To conclude, Bisky said it best, just keep writing. Always and no matter what.

And with that, Zombie Nicole is leaving the building *Dramatic exit*


message 22: by Mark (new)

Mark Bordner * Standing ovation *


message 23: by Brittany (new)

Brittany Willows (brittanymwillows) I could not have said that better myself, Nicole! Totally agree with everything you just said. :D


message 24: by Anthony (new)

Anthony Thorogood (tonythorogood) I'm afraid I don't agree a writer needs to live first every human being in my opinion needs to live first and then worry about other things. Teachers should spend a year in the work force before telling kids what life is all about. Writing is about life, art is a human beings response to the world if you have never responded how can you create art.


message 25: by Mark (new)

Mark Bordner Where's my banana ?


message 26: by Brian (new)

Brian Basham (brianbasham) | 390 comments If you are writing fiction then what can the real world teach you about your fictional world? You don't need real world experience to make up a new world. That new world doesn't have to follow the rules of the current world.


message 27: by Marilynn (new)

Marilynn Farmer (marilynnfarmer) | 6 comments Mark wrote: "I think that someone saying something like that should be slapped with a banana. If a person has a passion for writing, that is wonderful, and a gift of the soul. Pay no mind to such negative dri..."

Absolutely. Couldn't agree more. Real world experience will naturally come with living. If writing is your passion, then by all means pursue it with gusto. But you *do* have to get out and let your hair down once in a while. New experiences will only enrich your writing!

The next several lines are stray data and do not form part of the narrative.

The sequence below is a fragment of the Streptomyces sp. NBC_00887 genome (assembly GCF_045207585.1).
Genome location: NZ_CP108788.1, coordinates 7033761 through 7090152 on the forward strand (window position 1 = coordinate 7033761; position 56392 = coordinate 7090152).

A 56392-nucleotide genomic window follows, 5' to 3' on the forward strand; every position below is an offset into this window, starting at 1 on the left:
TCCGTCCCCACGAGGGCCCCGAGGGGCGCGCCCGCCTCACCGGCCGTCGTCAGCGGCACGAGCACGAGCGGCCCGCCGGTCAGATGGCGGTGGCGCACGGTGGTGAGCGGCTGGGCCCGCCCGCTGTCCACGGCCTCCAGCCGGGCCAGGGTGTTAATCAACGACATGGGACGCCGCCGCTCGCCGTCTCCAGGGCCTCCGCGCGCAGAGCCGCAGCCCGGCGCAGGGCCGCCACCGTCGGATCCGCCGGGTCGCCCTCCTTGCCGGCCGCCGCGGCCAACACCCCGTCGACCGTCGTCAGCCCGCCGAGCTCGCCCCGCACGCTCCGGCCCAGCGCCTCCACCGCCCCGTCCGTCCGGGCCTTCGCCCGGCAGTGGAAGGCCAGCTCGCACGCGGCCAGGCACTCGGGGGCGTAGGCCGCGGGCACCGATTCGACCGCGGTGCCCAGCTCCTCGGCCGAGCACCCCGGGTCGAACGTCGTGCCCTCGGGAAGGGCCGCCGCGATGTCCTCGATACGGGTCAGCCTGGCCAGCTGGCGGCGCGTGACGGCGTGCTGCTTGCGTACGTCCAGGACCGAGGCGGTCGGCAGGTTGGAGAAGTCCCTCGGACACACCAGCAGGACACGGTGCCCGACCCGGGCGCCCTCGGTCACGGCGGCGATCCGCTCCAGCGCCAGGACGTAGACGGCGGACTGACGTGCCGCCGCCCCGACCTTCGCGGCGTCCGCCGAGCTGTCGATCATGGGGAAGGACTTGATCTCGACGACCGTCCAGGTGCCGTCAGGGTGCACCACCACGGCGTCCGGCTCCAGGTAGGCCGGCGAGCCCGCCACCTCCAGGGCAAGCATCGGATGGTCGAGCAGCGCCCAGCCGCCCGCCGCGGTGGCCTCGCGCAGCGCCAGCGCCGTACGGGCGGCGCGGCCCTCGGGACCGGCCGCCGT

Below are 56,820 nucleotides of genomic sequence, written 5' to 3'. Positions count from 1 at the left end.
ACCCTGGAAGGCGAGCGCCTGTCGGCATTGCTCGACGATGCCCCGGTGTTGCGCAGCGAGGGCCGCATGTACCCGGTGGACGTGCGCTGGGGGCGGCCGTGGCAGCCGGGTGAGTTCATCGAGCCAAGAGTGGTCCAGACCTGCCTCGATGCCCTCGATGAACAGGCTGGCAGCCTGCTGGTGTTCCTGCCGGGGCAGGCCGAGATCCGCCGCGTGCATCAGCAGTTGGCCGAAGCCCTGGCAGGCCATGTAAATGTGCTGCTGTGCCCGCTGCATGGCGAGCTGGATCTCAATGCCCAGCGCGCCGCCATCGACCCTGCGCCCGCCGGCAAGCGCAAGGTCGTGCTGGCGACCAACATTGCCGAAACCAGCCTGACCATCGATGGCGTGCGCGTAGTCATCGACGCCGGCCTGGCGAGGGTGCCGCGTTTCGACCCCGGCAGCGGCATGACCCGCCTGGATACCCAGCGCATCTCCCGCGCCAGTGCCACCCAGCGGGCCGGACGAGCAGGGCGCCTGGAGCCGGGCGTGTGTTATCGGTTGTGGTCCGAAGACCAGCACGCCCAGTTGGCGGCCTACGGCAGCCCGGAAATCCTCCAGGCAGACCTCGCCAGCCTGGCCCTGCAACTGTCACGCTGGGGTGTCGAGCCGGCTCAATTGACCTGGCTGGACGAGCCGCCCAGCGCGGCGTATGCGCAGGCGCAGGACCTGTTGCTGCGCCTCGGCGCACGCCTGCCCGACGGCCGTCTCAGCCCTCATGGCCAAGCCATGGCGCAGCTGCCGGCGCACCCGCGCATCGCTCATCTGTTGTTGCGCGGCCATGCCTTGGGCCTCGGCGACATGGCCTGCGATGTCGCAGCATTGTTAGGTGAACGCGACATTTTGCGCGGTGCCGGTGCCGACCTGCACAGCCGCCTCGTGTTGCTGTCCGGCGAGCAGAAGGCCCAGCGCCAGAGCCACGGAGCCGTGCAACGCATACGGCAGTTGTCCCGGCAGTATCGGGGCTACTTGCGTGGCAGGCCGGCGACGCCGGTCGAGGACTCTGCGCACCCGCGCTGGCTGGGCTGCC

message 28: by Kevin (new)

Kevin Wolfenberger | 85 comments I studied Journalism in college, so my views may be a little skewed here, but I don't believe you need life experiences to tell a good story. Research and conversations with the right people can be just as effective at building up the believability of the worlds you create. Take Michael Crichton for instance. Sure, he was a doctor, but look at the backs of any of his books any you'll find a bibliography with several pages of cited works he used for research.


message 29: by Kevin (last edited Feb 04, 2014 11:02PM) (new)

Kevin Wolfenberger | 85 comments @Bisky, as for people telling you to stop writing and live your life first, they may be rude in saying it, but I don't know that they're intentionally being malicious. My dad tells me all the time to stop writing and to focus on a 'real' career. Writing takes a lot of time and most writers never succeed financially. Even if the people messaging you are wrong (and in this case they certainly are), people may think they're giving you sage advice in dissuading you from focusing on a writing career so early in life.


message 30: by Anthony (new)

Anthony Thorogood (tonythorogood) I think you all like to pat each other on the back a bit aren't we good, but my point is not that a writer needs a regular job, far from it my point is that a writer needs a full life what ever that may involve.